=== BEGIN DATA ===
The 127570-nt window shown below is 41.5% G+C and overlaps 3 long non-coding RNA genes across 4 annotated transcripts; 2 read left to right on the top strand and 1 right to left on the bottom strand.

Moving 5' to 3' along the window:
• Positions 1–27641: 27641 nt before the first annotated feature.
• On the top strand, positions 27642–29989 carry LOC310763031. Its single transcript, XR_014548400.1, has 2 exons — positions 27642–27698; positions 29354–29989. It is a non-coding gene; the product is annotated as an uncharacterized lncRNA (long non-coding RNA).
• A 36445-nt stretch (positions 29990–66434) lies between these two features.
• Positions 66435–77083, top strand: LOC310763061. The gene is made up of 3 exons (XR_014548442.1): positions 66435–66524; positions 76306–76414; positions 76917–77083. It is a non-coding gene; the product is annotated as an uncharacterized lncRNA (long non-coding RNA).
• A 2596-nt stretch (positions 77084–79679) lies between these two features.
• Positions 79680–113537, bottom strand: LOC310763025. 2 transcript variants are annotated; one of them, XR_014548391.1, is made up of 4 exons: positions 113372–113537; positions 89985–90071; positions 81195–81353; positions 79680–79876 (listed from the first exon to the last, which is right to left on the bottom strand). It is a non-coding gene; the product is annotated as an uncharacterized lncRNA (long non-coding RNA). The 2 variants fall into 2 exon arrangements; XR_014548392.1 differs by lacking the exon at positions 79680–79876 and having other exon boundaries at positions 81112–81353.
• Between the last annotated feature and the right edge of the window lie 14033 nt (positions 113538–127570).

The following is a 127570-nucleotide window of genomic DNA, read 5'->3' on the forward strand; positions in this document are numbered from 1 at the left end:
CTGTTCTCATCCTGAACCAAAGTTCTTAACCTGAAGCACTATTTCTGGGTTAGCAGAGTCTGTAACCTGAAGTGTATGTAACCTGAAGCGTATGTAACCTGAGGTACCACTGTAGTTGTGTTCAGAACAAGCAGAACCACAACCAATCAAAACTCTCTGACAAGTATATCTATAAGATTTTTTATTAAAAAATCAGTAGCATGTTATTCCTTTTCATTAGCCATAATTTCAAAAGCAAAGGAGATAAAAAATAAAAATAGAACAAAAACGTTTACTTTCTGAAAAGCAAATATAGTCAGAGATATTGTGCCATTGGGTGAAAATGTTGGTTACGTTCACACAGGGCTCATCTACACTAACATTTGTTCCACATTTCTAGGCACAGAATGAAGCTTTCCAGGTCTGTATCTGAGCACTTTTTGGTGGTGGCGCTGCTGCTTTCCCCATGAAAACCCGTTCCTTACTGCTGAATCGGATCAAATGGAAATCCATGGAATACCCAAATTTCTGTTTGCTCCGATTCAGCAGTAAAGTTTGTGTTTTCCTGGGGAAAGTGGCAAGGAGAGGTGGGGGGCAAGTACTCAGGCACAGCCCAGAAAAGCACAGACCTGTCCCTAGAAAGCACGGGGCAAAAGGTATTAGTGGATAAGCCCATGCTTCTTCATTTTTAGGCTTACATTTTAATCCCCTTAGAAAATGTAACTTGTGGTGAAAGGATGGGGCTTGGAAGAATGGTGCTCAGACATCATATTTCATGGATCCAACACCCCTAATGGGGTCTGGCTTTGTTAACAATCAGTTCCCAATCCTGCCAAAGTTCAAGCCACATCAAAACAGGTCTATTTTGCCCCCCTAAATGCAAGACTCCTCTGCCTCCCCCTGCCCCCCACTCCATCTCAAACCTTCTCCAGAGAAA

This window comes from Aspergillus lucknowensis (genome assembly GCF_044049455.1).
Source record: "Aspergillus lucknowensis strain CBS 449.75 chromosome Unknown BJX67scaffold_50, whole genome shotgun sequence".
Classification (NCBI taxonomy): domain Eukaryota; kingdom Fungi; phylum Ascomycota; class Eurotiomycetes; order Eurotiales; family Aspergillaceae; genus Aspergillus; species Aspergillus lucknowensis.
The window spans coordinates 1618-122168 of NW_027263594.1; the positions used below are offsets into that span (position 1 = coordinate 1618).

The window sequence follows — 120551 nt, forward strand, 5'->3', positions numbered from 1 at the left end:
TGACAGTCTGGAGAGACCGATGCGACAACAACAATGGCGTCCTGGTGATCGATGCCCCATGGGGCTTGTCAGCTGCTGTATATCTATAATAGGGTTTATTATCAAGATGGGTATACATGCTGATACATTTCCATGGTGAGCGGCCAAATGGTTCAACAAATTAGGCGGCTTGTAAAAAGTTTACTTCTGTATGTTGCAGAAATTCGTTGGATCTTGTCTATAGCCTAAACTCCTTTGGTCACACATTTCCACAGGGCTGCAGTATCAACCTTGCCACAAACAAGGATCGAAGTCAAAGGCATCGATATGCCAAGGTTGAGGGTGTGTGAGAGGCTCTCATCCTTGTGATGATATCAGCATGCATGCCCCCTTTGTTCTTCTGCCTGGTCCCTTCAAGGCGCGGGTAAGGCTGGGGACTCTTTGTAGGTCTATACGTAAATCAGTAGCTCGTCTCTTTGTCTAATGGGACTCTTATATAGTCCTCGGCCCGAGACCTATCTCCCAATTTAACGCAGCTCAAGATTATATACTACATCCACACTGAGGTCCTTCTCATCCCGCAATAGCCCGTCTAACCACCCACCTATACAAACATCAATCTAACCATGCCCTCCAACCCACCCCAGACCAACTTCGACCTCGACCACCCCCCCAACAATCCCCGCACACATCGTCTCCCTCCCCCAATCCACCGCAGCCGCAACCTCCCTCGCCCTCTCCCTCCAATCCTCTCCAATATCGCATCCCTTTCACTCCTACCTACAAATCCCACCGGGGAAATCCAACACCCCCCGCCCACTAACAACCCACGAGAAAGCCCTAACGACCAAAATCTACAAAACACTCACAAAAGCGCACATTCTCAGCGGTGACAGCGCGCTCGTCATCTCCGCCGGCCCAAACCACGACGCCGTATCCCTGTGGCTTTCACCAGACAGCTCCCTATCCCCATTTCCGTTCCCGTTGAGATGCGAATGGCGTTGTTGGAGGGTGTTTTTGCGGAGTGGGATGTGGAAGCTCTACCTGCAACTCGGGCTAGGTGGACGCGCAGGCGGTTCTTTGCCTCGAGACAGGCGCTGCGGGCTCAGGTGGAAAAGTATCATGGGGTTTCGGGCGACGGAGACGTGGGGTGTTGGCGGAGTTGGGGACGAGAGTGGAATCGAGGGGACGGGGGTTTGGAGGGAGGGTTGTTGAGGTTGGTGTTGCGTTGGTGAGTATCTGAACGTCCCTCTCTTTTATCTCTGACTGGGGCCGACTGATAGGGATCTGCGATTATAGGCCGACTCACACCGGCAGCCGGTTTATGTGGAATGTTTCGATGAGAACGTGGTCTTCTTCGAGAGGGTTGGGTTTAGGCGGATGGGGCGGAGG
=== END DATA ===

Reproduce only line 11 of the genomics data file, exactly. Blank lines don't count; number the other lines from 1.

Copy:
CTGTTCTCATCCTGAACCAAAGTTCTTAACCTGAAGCACTATTTCTGGGTTAGCAGAGTCTGTAACCTGAAGTGTATGTAACCTGAAGCGTATGTAACCTGAGGTACCACTGTAGTTGTGTTCAGAACAAGCAGAACCACAACCAATCAAAACTCTCTGACAAGTATATCTATAAGATTTTTTATTAAAAAATCAGTAGCATGTTATTCCTTTTCATTAGCCATAATTTCAAAAGCAAAGGAGATAAAAAATAAAAATAGAACAAAAACGTTTACTTTCTGAAAAGCAAATATAGTCAGAGATATTGTGCCATTGGGTGAAAATGTTGGTTACGTTCACACAGGGCTCATCTACACTAACATTTGTTCCACATTTCTAGGCACAGAATGAAGCTTTCCAGGTCTGTATCTGAGCACTTTTTGGTGGTGGCGCTGCTGCTTTCCCCATGAAAACCCGTTCCTTACTGCTGAATCGGATCAAATGGAAATCCATGGAATACCCAAATTTCTGTTTGCTCCGATTCAGCAGTAAAGTTTGTGTTTTCCTGGGGAAAGTGGCAAGGAGAGGTGGGGGGCAAGTACTCAGGCACAGCCCAGAAAAGCACAGACCTGTCCCTAGAAAGCACGGGGCAAAAGGTATTAGTGGATAAGCCCATGCTTCTTCATTTTTAGGCTTACATTTTAATCCCCTTAGAAAATGTAACTTGTGGTGAAAGGATGGGGCTTGGAAGAATGGTGCTCAGACATCATATTTCATGGATCCAACACCCCTAATGGGGTCTGGCTTTGTTAACAATCAGTTCCCAATCCTGCCAAAGTTCAAGCCACATCAAAACAGGTCTATTTTGCCCCCCTAAATGCAAGACTCCTCTGCCTCCCCCTGCCCCCCACTCCATCTCAAACCTTCTCCAGAGAAA